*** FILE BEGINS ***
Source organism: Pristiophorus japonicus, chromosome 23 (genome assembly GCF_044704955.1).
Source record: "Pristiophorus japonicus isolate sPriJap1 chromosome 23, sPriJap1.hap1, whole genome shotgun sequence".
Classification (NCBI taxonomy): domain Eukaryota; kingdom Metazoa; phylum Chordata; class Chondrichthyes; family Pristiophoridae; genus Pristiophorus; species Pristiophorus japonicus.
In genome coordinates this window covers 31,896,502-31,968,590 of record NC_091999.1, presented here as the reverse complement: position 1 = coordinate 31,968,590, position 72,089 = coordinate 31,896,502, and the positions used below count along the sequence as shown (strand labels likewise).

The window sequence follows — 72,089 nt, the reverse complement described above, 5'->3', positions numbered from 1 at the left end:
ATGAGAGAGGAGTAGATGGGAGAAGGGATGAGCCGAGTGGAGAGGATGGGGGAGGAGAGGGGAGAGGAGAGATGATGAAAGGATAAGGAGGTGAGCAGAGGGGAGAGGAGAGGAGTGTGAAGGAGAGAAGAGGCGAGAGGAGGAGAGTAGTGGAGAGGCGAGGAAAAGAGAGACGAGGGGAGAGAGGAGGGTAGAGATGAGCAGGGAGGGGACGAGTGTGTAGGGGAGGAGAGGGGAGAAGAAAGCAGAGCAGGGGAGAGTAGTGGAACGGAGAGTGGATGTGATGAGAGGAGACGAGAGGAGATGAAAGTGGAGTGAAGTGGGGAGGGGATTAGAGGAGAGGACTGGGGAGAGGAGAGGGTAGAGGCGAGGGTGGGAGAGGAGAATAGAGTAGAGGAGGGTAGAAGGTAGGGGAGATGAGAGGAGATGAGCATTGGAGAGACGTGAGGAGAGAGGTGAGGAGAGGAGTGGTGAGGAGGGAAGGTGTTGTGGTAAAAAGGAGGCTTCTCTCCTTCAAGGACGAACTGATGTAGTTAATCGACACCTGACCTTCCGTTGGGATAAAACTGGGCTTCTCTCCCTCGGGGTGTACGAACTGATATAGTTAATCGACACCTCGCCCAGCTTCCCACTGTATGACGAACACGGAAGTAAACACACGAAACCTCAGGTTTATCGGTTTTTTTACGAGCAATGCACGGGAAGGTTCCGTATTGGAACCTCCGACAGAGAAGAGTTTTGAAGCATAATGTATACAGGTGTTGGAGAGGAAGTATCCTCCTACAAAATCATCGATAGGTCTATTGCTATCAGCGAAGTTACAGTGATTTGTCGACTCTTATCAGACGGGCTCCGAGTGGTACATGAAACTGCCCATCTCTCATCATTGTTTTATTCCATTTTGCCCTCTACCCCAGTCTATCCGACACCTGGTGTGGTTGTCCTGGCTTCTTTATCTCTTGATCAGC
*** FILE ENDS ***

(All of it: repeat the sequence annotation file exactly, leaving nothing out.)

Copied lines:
Source organism: Pristiophorus japonicus, chromosome 23 (genome assembly GCF_044704955.1).
Source record: "Pristiophorus japonicus isolate sPriJap1 chromosome 23, sPriJap1.hap1, whole genome shotgun sequence".
Classification (NCBI taxonomy): domain Eukaryota; kingdom Metazoa; phylum Chordata; class Chondrichthyes; family Pristiophoridae; genus Pristiophorus; species Pristiophorus japonicus.
In genome coordinates this window covers 31,896,502-31,968,590 of record NC_091999.1, presented here as the reverse complement: position 1 = coordinate 31,968,590, position 72,089 = coordinate 31,896,502, and the positions used below count along the sequence as shown (strand labels likewise).

The window sequence follows — 72,089 nt, the reverse complement described above, 5'->3', positions numbered from 1 at the left end:
ATGAGAGAGGAGTAGATGGGAGAAGGGATGAGCCGAGTGGAGAGGATGGGGGAGGAGAGGGGAGAGGAGAGATGATGAAAGGATAAGGAGGTGAGCAGAGGGGAGAGGAGAGGAGTGTGAAGGAGAGAAGAGGCGAGAGGAGGAGAGTAGTGGAGAGGCGAGGAAAAGAGAGACGAGGGGAGAGAGGAGGGTAGAGATGAGCAGGGAGGGGACGAGTGTGTAGGGGAGGAGAGGGGAGAAGAAAGCAGAGCAGGGGAGAGTAGTGGAACGGAGAGTGGATGTGATGAGAGGAGACGAGAGGAGATGAAAGTGGAGTGAAGTGGGGAGGGGATTAGAGGAGAGGACTGGGGAGAGGAGAGGGTAGAGGCGAGGGTGGGAGAGGAGAATAGAGTAGAGGAGGGTAGAAGGTAGGGGAGATGAGAGGAGATGAGCATTGGAGAGACGTGAGGAGAGAGGTGAGGAGAGGAGTGGTGAGGAGGGAAGGTGTTGTGGTAAAAAGGAGGCTTCTCTCCTTCAAGGACGAACTGATGTAGTTAATCGACACCTGACCTTCCGTTGGGATAAAACTGGGCTTCTCTCCCTCGGGGTGTACGAACTGATATAGTTAATCGACACCTCGCCCAGCTTCCCACTGTATGACGAACACGGAAGTAAACACACGAAACCTCAGGTTTATCGGTTTTTTTACGAGCAATGCACGGGAAGGTTCCGTATTGGAACCTCCGACAGAGAAGAGTTTTGAAGCATAATGTATACAGGTGTTGGAGAGGAAGTATCCTCCTACAAAATCATCGATAGGTCTATTGCTATCAGCGAAGTTACAGTGATTTGTCGACTCTTATCAGACGGGCTCCGAGTGGTACATGAAACTGCCCATCTCTCATCATTGTTTTATTCCATTTTGCCCTCTACCCCAGTCTATCCGACACCTGGTGTGGTTGTCCTGGCTTCTTTATCTCTTGATCAGC